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These days, it seems like every street corner has a row of scooters, parked and patiently waiting for riders. And if the scooters aren’t parked, they’re in motion – zipping along sidewalks and forcing pedestrians to jump out of the way.
Electric scooters are the latest mobility trend, led by companies like Bird and Lime. Bird alone has put scooters in 120 cities in 14 months, with Lime close behind.
But these scooters aren’t just bringing cheap and fun transportation. They’re also bringing controversy and major safety risks. Now, electric scooter companies are getting serious about safety.
Last year, the city of Austin, Texas, in conjunction with the Centers for Disease Control (CDC) conducted a three-month study of scooter safety in Austin.
The results were not flattering for Bird and Lime.
The study identified 271 people with potential scooter injuries. Of those people, 160 were confirmed scooter injuries, 32 were probable cases, 46 were suspect cases, and 32 were not cases.
Of the 192 people examined further, 48% of them were 18 to 29 years old, with a median age of 29 across all cases. Nearly half of all riders (48%) suffered head injuries, 70% had upper limb (arm, hand, shoulder) injuries, and 55% had lower limb (legs, feet, knee, ankle) injuries. Many patients had multiple injuries.
Almost half of the riders surveyed had severe injuries. 84% of those people had bone fractures, though there were also nerve, tendon, or ligament injuries. 15% of all riders showed symptoms suggesting traumatic brain injuries.
Austin isn’t unique – riders in Los Angeles, Denver, the District of Columbia and elsewhere have all reported injuries.
Why are so many scooter riders getting injured?
For one thing, the scooter industry’s initial attitude of “move fast and break things” is a major contributor.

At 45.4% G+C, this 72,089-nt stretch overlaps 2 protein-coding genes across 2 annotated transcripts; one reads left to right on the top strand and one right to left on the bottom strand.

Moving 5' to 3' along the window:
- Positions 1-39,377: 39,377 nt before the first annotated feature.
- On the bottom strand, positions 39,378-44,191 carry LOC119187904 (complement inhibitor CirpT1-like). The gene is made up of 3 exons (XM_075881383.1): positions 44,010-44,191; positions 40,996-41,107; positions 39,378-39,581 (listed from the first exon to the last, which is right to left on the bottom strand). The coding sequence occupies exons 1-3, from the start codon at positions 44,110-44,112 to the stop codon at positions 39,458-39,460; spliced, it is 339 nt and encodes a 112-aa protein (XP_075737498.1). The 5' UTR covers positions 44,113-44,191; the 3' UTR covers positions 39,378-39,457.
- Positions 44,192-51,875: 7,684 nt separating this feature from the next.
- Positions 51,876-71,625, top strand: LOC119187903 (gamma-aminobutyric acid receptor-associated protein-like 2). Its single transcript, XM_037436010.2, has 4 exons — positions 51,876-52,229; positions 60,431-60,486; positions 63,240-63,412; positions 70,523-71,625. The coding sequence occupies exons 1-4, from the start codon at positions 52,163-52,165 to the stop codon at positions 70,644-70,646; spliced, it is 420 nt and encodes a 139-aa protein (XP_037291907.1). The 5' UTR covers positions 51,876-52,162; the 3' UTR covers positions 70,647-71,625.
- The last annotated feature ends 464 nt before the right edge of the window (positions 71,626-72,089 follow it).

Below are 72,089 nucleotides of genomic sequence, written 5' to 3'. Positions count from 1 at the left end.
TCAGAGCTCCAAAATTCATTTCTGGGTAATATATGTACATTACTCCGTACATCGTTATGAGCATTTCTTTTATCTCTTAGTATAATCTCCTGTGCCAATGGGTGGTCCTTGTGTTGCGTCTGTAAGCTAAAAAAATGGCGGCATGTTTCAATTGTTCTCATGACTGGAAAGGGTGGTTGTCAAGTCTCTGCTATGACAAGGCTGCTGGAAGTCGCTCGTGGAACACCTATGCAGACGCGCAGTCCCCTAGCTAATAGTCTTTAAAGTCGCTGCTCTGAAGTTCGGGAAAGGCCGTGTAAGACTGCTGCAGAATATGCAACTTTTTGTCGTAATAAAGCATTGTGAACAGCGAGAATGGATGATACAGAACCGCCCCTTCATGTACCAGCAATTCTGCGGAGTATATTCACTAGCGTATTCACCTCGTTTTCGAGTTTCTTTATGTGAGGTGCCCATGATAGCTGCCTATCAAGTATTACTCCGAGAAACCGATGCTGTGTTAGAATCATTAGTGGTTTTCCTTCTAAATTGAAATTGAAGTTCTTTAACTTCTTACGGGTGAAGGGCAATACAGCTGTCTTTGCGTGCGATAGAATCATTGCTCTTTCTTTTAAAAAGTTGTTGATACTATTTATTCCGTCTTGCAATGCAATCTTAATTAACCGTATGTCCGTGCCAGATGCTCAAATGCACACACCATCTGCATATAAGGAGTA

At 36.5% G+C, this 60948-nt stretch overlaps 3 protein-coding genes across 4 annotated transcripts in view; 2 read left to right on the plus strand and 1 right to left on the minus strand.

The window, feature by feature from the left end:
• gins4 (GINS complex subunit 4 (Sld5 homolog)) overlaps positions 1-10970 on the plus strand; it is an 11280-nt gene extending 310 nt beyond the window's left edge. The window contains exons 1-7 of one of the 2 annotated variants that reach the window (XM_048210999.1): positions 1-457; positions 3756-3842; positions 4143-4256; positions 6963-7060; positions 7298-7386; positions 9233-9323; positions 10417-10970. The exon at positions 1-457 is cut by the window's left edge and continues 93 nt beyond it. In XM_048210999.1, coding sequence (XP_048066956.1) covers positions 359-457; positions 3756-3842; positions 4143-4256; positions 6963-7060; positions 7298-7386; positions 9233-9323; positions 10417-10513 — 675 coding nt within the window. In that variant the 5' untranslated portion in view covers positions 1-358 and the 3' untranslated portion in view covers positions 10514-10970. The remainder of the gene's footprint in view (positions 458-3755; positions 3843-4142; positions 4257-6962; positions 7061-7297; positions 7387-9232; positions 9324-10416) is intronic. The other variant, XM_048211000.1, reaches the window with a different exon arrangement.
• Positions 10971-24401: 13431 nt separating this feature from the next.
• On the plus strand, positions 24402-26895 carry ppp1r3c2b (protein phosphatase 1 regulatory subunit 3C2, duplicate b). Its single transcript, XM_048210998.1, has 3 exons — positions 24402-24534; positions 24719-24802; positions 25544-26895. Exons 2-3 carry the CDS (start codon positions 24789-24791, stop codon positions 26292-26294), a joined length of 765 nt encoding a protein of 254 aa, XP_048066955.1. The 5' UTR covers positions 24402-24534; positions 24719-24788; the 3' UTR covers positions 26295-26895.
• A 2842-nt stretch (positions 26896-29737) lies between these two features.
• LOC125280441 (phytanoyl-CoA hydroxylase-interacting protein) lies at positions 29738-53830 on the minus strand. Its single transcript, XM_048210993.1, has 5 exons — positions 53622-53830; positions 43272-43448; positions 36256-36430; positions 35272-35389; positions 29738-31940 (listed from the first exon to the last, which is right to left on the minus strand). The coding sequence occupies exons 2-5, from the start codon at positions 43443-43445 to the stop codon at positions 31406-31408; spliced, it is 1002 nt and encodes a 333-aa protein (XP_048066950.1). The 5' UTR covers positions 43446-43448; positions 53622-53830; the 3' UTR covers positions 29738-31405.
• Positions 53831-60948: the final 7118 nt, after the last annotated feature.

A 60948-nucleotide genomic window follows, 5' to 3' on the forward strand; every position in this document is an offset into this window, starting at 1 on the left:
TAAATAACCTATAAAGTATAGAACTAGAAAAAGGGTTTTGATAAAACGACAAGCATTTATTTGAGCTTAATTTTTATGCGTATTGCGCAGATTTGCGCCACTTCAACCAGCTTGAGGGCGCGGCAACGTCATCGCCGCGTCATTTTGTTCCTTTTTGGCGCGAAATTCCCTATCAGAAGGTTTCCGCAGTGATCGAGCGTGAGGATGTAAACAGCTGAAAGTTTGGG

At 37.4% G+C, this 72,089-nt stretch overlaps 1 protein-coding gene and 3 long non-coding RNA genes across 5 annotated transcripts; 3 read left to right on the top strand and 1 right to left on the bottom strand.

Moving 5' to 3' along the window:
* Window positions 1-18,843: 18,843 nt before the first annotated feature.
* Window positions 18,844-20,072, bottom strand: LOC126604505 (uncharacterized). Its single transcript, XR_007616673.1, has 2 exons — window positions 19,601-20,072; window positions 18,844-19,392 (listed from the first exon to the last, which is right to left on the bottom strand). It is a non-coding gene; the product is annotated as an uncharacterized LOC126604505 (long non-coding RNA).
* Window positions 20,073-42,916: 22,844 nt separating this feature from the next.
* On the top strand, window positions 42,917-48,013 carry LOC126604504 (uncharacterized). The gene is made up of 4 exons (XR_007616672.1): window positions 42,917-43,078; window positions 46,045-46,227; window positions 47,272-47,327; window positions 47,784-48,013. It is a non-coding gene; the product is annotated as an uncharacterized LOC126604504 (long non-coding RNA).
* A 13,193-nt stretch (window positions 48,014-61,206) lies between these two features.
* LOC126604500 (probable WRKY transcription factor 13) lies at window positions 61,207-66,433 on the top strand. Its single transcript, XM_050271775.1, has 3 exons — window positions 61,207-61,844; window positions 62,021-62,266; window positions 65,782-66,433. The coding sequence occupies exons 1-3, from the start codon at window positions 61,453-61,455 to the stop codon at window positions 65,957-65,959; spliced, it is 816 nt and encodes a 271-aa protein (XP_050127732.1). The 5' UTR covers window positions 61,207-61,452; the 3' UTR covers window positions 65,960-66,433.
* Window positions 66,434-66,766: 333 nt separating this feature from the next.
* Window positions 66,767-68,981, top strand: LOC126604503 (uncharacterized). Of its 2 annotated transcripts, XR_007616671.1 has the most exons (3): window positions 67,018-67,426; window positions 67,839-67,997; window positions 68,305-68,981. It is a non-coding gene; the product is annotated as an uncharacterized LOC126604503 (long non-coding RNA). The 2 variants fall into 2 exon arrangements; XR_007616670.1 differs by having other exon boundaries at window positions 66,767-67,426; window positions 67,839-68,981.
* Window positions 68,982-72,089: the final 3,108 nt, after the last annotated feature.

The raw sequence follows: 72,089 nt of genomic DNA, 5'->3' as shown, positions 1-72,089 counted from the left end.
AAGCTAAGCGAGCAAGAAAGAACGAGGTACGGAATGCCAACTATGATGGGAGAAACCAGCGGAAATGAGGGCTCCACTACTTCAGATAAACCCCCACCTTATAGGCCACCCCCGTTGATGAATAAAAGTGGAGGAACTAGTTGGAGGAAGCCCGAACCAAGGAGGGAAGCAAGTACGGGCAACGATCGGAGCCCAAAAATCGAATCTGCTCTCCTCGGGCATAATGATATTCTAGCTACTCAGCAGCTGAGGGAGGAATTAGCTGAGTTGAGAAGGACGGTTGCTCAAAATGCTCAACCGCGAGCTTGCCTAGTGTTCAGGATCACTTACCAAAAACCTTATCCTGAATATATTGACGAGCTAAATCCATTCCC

Helmets are not provided with scooters, despite the fact that scooters can go up to 20 miles per hour. All users must sign a user agreement before they can rent a ride, and in signing it they agree to assume all liability for injuries or medical conditions.
In addition, between safety hazards and scooters carelessly littering sidewalks, many cities are moving to ban scooters.
Ann Arbor, Michigan began confiscating the scooters, saying that they were violating a city ordinance. New York City views the scooters as illegal, with city officials arguing that the amount of traffic in Manhattan makes scooters unsafe. Washington, D.C. looked into banning them in early July.
With bans and a bad reputation looming, scooter companies are looking to defend their good names and restore consumer trust.
Lime has given away 250,000 free helmets to riders, invested more than $3 million in rider education, and upgraded scooters for urban conditions. Bird launched similar safety efforts, as well as a s.h.a.r.e. Safe Streets tour to give riders safety training.
Both companies have also launched safety advisory boards, with the intention of influencing policy more than scooter hardware. The focus, it seems, is not solely on safety but on presenting scooters as an environmentally healthy alternative to cars and public transit.
Their hope is to change the narrative around electric scooters, from a dangerous gimmick to a ride for a brighter future in transportation equity and environmental responsibility.
As for safety deliverables? Bird and Lime were both scant on the details.
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